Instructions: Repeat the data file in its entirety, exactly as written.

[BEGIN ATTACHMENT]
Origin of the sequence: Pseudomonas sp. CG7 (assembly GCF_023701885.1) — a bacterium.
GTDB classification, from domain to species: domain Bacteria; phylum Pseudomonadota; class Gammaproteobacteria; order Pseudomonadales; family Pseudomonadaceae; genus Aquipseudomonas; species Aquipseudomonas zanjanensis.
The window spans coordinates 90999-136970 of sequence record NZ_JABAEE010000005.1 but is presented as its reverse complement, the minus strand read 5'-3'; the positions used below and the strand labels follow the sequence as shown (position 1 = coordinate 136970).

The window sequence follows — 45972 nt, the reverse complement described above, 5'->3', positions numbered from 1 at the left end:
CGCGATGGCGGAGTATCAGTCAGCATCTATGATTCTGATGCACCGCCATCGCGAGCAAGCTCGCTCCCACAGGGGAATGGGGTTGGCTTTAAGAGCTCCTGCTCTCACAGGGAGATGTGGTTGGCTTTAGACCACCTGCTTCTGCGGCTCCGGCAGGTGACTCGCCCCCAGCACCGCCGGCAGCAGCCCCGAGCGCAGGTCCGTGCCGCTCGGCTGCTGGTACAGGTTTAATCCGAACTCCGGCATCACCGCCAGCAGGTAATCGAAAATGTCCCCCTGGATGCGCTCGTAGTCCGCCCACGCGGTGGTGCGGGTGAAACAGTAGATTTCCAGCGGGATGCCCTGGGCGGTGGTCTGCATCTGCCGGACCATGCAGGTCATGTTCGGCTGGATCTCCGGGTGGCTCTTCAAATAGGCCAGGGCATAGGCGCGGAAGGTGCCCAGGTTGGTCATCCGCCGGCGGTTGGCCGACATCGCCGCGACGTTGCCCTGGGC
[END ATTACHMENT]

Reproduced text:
Origin of the sequence: Pseudomonas sp. CG7 (assembly GCF_023701885.1) — a bacterium.
GTDB classification, from domain to species: domain Bacteria; phylum Pseudomonadota; class Gammaproteobacteria; order Pseudomonadales; family Pseudomonadaceae; genus Aquipseudomonas; species Aquipseudomonas zanjanensis.
The window spans coordinates 90999-136970 of sequence record NZ_JABAEE010000005.1 but is presented as its reverse complement, the minus strand read 5'-3'; the positions used below and the strand labels follow the sequence as shown (position 1 = coordinate 136970).

The window sequence follows — 45972 nt, the reverse complement described above, 5'->3', positions numbered from 1 at the left end:
CGCGATGGCGGAGTATCAGTCAGCATCTATGATTCTGATGCACCGCCATCGCGAGCAAGCTCGCTCCCACAGGGGAATGGGGTTGGCTTTAAGAGCTCCTGCTCTCACAGGGAGATGTGGTTGGCTTTAGACCACCTGCTTCTGCGGCTCCGGCAGGTGACTCGCCCCCAGCACCGCCGGCAGCAGCCCCGAGCGCAGGTCCGTGCCGCTCGGCTGCTGGTACAGGTTTAATCCGAACTCCGGCATCACCGCCAGCAGGTAATCGAAAATGTCCCCCTGGATGCGCTCGTAGTCCGCCCACGCGGTGGTGCGGGTGAAACAGTAGATTTCCAGCGGGATGCCCTGGGCGGTGGTCTGCATCTGCCGGACCATGCAGGTCATGTTCGGCTGGATCTCCGGGTGGCTCTTCAAATAGGCCAGGGCATAGGCGCGGAAGGTGCCCAGGTTGGTCATCCGCCGGCGGTTGGCCGACATCGCCGCGACGTTGCCCTGGGC